The Occupational Safety and Health Administration is giving employers with more than 100 employees a Jan. 4 deadline to comply with President Biden's COVID-19 vaccine mandate and threatening thousands of dollars in fines for defiant businesses, according to a fact sheet released by the White House Thursday.
Separate from OSHA, the Centers for Medicare and Medicaid Services is issuing a rule to require health care workers in facilities participating in Medicare and Medicaid be fully vaccinated. The CMS rule will also go into effect Jan. 4 and will cover more than 17 million workers at approximately 76,000 health care facilities nationwide.
Unlike the OSHA rule, the CMS rule affecting health care workers does not allow for a testing alternative to vaccination. The CMS rule does allow for medical and religious exemptions.
The White House also said Thursday that it would push back its federal contractor vaccine mandate deadline from Dec. 8 to Jan. 4. A coalition of Republican attorneys general have already filed suit against the federal contractor mandate.
Employers with more than 100 employees must ensure that all their workers are either fully vaccinated or subject to weekly testing and mask wearing. Fully vaccinated means that the employee has received two doses of Moderna or Pfizer-BioNTech's shots, or one dose of Johnson & Johnson's shot.
Biden announced the policy in September, arguing it was a vital step to make sure more of the country received COVID-19 vaccines.
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"We've been patient, but our patience is wearing thin, and your refusal has cost all of us," Biden said at the time. "While America is in much better shape than it was seven months ago when I took office… We're in a tough stretch and it could last for a while."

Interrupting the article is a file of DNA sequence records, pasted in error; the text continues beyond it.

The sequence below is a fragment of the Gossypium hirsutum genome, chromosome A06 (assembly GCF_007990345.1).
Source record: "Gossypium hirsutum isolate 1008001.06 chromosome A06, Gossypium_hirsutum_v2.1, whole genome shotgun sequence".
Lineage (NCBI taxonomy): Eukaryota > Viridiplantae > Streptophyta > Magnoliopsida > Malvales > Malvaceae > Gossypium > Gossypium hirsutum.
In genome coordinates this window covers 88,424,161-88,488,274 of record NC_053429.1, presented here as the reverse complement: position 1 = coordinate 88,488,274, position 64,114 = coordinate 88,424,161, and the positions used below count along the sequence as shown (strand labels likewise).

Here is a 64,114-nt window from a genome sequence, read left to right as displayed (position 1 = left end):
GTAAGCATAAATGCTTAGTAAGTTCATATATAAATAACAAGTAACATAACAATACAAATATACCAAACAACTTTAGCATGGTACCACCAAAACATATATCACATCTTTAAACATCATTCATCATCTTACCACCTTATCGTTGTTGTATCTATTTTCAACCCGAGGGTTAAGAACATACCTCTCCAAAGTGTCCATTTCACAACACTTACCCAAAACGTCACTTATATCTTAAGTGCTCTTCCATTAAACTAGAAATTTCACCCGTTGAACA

According to senior administration officials, OSHA will assist employers to develop their vaccine and testing standards. Fines for willfully failing to comply with the mandate could reach as much as $14,000 per violation, with the potential for multiple citations per business.
The rule will also "preempt any inconsistent state or local laws, including laws that ban or limit an employer's authority to require vaccination, masks, or testing," the White House said.
The rule is set to impact roughly 84 million employees; 70% of all U.S. adults are fully vaccinated, according to the administration.
But the mandate has faced pushback from companies and some lawmakers who warn that the new rule could serve to further hinder the nation's struggling supply chain just as the busy holiday season goes into high gear.
"With the holiday season rapidly approaching, consumers are now facing the likelihood of empty shelves in stores and delayed shipping for online purchases," with Sen. Cynthia Lummis, R-Wyo. wrote in a letter to Biden. "Removing barriers that allow the private sector to operate efficiently is the best path forward to rebolster our supply chains."
The Republican senator said just a few unilateral actions from the president could have "an immediate and measurable impact" on the transportation sector, including allowing 18-year-olds to drive trucks in interstate commerce and ditching the vaccine mandate that could discourage workers from looking for jobs in the field.
A senior administration official defended the legality of the OSHA rule. "The new emergency temporary standard is well within OSHA's authority under the law and consistent with OSHA's requirements to protect workers from health and safety hazards, including infectious diseases," the official said.
Health care facilities participating in the Medicaid and Medicare programs that do not comply with the mandate could face monetary penalties, denied payments and possibly termination from the Medicaid and Medicare programs – which would be a "last resort," a senior administration official said.